Brother Bill and sister-in-law Lisa have been working diligently to mitigate recent attacks on the website.  What a pain in the ass!  Looks like I can now satisfy the log-in security requirements to be able to post to this site (and

At the moment, I don’t have much to say except “hi.”  But here’s a “size-of-ship comparison scale” that I scanned from the 1942 Blue Jacket’s Manual, which I think you’ll find interesting.


Lt. Grutzmacher, R.I.P.

Memorial Day, 2019

The Boston was a very lucky ship.  No man was lost on the receiving end of enemy fire while she was in the Pacific.  There were several deaths in the line of duty, however.  One such death befell pilot Lt. E.E. Grutzmacher.

Boston pilots flew several rescue missions to save downed fighter pilots shot down during the Battle of the Philippine Sea. (Center – goggles on) Lt. E.E. Grutzmacher, OS2U pilot, USS Boston.

I remember the time we lost Lieutenant Grutzmacher, one of the Gooney Bird pilots.  He was spotting for us on one of the operations.  I don’t remember if it was Iwo Jima, but it was one of the islands where we were firing our 8 inch guns.

He came back to get on board  —  they have cranes to pick him out of the water —  anyway, the ship turns in such a way that it smoothes all the water near the stern.  A big area is nice and smooth and he lands in there, motors it in close to the ship and they put the hook on and they pick him up.  Well, this time he hat a ground swell and it flipped the plane upside down.  He got caught in it.  He didn’t have time to get out and went down.  Gone.  I saw it with my own eyes.  he died.  There’s all kinds of ways of getting killed out there.  Pat Fedele.

Thanking and honoring all our soldiers killed in the line of duty.


May 1945


OKINAWA, May 1945.  Two mothers’ sons.

Steichen at War
Steichen at War

Five bucks short of 100


About nine years ago I was blessed with a gift of serendipity.  A young man emailed me after finding and buying “A Bird’s Eye View” for his grandfather’s birthday.  Mike told me that his grandfather was the “ship’s tenor” and he was alive and well and wanted to meet me.  A guy named Pat Fedele.  The drive from where I live to his house is 8 1/2 hours (on a good day), depending on the mad road conditions in and around Los Angeles.  I finally got to meet him.  Over several additional visits, Pat told me many Boston stories (which are scattered throughout the Baked Beans books.)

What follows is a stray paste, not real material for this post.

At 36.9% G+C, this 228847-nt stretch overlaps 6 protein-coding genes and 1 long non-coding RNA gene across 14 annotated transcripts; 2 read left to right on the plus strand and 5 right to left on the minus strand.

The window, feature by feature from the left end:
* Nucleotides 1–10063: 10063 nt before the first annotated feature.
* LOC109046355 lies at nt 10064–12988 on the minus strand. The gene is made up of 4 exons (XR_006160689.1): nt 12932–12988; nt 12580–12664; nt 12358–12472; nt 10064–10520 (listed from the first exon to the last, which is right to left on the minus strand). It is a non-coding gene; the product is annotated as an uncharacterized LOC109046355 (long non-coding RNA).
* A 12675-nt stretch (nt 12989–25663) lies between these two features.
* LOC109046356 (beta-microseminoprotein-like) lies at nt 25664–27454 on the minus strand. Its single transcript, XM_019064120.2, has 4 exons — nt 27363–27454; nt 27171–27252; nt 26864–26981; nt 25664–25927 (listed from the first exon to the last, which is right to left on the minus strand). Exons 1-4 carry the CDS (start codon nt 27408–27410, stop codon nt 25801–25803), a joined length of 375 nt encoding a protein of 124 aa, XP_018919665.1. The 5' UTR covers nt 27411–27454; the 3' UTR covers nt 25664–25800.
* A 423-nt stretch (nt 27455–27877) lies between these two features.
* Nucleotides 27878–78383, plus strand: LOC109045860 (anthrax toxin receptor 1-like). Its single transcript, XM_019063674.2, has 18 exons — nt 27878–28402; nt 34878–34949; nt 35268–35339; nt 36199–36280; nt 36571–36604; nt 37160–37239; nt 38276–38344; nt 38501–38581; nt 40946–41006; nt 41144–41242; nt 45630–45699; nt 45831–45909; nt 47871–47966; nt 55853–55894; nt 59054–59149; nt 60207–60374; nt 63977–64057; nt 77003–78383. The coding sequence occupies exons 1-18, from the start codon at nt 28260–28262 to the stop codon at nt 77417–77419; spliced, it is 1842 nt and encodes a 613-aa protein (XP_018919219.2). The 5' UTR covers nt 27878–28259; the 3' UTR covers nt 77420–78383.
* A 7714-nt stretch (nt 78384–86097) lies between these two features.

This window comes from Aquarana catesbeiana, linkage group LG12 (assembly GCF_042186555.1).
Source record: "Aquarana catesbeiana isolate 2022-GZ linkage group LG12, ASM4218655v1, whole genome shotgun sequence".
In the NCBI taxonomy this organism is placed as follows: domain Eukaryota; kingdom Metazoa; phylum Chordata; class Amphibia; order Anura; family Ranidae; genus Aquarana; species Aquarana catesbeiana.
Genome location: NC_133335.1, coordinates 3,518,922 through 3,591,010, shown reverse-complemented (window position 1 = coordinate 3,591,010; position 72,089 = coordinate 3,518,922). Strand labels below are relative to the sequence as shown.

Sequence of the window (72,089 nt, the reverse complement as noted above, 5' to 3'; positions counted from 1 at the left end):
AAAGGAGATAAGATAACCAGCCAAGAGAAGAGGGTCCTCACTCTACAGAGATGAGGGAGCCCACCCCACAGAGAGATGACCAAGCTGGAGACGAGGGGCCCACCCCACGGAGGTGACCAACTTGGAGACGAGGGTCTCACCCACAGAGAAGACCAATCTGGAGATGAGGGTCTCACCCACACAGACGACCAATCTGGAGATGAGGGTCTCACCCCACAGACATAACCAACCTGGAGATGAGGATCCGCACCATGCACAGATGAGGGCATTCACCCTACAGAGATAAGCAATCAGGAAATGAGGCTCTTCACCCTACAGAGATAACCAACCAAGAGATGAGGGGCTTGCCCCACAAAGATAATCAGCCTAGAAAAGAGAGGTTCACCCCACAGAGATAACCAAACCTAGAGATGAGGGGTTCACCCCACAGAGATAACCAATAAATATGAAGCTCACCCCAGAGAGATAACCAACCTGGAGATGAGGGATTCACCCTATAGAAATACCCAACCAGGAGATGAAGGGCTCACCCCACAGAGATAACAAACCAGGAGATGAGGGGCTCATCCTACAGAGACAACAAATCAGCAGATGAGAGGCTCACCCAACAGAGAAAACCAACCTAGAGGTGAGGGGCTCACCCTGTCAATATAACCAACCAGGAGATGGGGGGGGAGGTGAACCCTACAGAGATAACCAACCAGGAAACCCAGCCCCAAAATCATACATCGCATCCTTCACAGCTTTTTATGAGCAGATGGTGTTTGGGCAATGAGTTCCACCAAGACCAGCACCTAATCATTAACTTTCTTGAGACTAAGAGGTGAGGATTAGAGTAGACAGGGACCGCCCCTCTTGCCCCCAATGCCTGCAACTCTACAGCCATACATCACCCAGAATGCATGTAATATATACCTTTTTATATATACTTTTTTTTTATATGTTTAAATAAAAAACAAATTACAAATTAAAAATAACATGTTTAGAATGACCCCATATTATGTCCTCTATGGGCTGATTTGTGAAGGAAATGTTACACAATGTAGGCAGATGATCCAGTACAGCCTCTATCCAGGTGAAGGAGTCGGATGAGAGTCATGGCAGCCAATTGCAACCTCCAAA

Pat was born on Easter Sunday, April 20, 1924. (Picture on right taken in 2011.)

There’s no way to talk about Pat and not talk about his love of singing.  I mentioned in an earlier post that whenever we talk on the phone, I get a song.  In a post just before Christmas, I included a song from a c.d. that he gave me.  (He was 87 years young when he recorded it.) In honor of Pat on his 95th birthday, here’s another:

Keep singing, my friend.  Happy Birthday.  Love this guy.


p.s.  to all our friends celebrating Easter and/or observing Passover  –  Peace.  To everyone else, Happy Spring.  Peace.

San Pedro


The Boston returned to San Pedro (CA) for repairs and upgrades in March 1945.  San Pedro, as referred to by the men, was a town and harbor adjacent to the growing Los Angeles Harbor and adjacent Terminal Island – the center point of the Los Angeles and Long Beach Harbor complexes (now the Port of Los Angeles.)  This was an important Navy facility during the War.

Naval Air Station San Pedro, June 30, 1945 (wikimedia)
US Naval Air Station San Pedro, May 7, 1945 (wikimedia)
Ports of Los Angeles and Long Beach – neighbors on San Pedro Bay.
Center – Terminal Island, left – San Pedro    (